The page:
Why do you like writing about magical worlds?


Cassie: Those are the kinds of books that I really loved when I was growing up. They caught my imagination, they transported me to other worlds and they took me out of my problems, they gave me an escape. I think it’s true that you write the kind of book you want to read.


Was there a moment that told you that “I’ve made it as a writer?”


Holly: I remember seeing my first book in a bookstore and I had the twin feeling of “this is incredible, this is like my dream achieved” and also “why is that thing that is from my house in this store? I need to grab that and take it over where it belongs.”


Cassie: And then she was arrested.


Holly: And certainly when the “Spiderwick” movie came out, I remember thinking oh, this is pretty fancy. But I think as a writer, my goal is to stay a professional writer. It feels like success is staying on the horse and not getting bucked off.

The visiting authors were overwhelmed by their passionate Filipino fans

You’ve seen how passionate your Filipino fans are these past couple of days. Before coming here did they make their presence felt online?


Cassie: Oh yeah.


Holly: Definitely.


Have they been bugging you about Manila Institute?


Cassie: Yes and I know where it is. It was the Manila Cathedral. I think we’ve both had a Filipino fan base since our first books came out. There are fan pages online and we know each other. It was quite nice because you know, Amanda, the girl who runs TMI Philippines showed up yesterday and she was like, “I’m TMI Philippines.”


She was giving out postcards.


Cassie: I’ve known her for years online, we’ve just never met in person. So it was really cool to actually get the chance to talk to her in person and another girl who I’ve always known as Manila Institute. I was like, “You’re Manila Institute! It’s so nice to meet you.” Filipino fans have always been extremely passionate.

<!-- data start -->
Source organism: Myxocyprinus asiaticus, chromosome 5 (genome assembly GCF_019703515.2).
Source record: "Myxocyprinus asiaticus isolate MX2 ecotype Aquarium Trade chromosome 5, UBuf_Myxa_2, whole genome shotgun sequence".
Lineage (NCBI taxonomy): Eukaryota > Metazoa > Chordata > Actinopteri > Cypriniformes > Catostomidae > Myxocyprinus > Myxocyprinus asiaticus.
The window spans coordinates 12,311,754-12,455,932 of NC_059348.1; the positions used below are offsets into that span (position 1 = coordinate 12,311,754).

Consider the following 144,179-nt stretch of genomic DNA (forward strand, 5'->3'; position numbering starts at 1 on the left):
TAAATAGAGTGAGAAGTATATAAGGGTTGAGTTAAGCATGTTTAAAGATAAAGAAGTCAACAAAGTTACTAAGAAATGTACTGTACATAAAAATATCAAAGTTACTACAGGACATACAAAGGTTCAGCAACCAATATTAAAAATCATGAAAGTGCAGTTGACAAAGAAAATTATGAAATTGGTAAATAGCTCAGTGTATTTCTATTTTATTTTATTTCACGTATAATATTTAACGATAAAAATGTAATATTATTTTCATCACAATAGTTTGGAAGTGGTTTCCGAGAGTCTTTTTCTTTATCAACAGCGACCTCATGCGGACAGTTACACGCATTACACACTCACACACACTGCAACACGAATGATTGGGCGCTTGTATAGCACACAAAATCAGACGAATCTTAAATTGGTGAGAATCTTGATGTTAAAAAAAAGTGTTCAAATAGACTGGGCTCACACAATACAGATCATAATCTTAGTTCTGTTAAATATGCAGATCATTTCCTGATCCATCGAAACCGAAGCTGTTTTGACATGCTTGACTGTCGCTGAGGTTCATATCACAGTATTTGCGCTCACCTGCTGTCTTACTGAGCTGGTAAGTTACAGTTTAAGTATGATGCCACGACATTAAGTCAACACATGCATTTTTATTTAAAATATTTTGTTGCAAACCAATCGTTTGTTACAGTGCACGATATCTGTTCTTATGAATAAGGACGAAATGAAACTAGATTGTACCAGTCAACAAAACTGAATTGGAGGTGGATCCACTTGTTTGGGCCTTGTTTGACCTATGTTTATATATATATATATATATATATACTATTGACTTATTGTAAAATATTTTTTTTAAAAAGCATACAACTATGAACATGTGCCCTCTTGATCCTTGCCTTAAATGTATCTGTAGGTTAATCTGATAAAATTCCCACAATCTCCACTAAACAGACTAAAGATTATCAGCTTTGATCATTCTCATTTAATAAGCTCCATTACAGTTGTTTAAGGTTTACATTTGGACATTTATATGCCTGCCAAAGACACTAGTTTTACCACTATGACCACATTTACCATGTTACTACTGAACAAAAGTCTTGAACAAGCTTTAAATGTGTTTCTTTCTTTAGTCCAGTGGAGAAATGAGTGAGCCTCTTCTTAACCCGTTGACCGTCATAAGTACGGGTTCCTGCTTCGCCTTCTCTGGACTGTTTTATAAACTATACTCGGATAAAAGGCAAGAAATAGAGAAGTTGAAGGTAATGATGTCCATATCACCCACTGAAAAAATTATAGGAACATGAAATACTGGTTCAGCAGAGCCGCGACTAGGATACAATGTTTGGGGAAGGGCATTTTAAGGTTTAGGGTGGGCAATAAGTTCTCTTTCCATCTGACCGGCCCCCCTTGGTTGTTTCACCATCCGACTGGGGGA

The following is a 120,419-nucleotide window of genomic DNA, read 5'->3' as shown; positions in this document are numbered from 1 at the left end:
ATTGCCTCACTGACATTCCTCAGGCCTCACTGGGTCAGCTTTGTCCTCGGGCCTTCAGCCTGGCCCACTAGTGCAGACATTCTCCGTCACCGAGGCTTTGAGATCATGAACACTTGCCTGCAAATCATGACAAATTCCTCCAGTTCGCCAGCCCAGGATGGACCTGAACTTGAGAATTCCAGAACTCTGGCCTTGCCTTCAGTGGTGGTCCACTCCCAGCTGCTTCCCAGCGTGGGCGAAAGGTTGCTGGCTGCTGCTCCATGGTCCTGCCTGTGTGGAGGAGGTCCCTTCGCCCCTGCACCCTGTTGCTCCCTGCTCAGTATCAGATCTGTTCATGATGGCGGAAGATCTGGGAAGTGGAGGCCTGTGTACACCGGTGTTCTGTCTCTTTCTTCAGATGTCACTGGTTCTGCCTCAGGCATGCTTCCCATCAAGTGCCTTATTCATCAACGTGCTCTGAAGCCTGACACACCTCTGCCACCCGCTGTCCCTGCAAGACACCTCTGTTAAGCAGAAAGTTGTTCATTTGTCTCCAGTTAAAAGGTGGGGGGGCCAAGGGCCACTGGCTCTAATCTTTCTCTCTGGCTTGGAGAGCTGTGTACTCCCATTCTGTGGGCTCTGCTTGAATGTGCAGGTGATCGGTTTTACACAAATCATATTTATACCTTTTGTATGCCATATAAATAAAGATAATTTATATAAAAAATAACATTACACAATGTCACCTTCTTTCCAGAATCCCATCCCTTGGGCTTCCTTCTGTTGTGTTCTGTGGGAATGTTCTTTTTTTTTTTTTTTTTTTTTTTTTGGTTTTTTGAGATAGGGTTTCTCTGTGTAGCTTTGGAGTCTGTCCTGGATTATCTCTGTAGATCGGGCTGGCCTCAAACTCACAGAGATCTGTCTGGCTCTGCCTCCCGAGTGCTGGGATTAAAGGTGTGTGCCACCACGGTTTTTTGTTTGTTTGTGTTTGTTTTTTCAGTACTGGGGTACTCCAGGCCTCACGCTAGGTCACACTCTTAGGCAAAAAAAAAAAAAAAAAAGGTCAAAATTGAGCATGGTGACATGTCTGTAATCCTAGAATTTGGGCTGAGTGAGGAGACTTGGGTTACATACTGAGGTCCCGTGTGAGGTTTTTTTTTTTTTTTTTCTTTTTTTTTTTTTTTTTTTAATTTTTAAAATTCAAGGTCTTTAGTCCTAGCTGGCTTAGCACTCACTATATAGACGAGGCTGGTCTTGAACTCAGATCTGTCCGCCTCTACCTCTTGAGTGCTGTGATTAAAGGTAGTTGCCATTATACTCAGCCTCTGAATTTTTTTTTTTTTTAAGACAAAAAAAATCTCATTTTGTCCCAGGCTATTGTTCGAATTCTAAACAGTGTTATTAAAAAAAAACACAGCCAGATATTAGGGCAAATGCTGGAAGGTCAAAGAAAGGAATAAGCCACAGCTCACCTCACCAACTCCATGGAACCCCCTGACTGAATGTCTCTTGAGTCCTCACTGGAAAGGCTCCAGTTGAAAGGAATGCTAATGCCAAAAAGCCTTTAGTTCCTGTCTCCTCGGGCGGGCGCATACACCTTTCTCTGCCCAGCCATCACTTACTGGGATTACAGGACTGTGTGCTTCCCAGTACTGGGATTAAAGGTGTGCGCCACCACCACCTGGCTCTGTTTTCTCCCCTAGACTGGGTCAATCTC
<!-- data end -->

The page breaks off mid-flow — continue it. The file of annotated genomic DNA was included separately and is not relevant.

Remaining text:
Do you usually get fans crying like yesterday?


Cassie: You know, definitely people cry, and for both of us, we know intellectually that they’re crying because they’re happy or they’re excited. But you feel like they’re crying because they’re upset so you always want to be like, “Are you okay? Can I do something?” And you have to just kind of pull back a little and be like this is a totally normal response to an overwhelming experience.


People have a debate on the proper order people should read your books. What are your thoughts on this?


Cassie: You know, I’ve tried to make it so that you can really read them in any order.


Holly: Randomly.


Cassie: Well, I would always start with book one of any series. But I know that for really hardcore fans, they believe you should read them in the order that the books were published. But it is also okay to you know, read you know, either “Infernal Devices” or “Mortal Instruments” first.


Can you tell us what’s next?


Cassie: I’m excited because I have a book coming out in a month, “The Red Scrolls of Magic” that is about Magnus and Alec who are a favorite couple. I love them and I’ve been looking forward to writing this for a long time. Then end of the year the first book of “The Last Hours” comes out and that’s the sequel series to “Infernal Devices.”


Holly: Next January, I have “Queen of Nothing” coming out, the concluding volume of the “Folk of the Air” series. After that I am out of contract and I’m going to have to figure out what to do next. I have a bunch of ideas but nothing set in stone. It’s an exciting time for me. Maybe I’ll just lay around. It seems unlikely.


Do you have a message for your Filipino fans?


Cassie: Thank you for being such loyal readers. So many people came up to me and said, “You were big part of my childhood,” or “You were a big part of my teenage years,” and I would say thank you for keeping on reading the books.


Holly: And we will come back to see you again soon.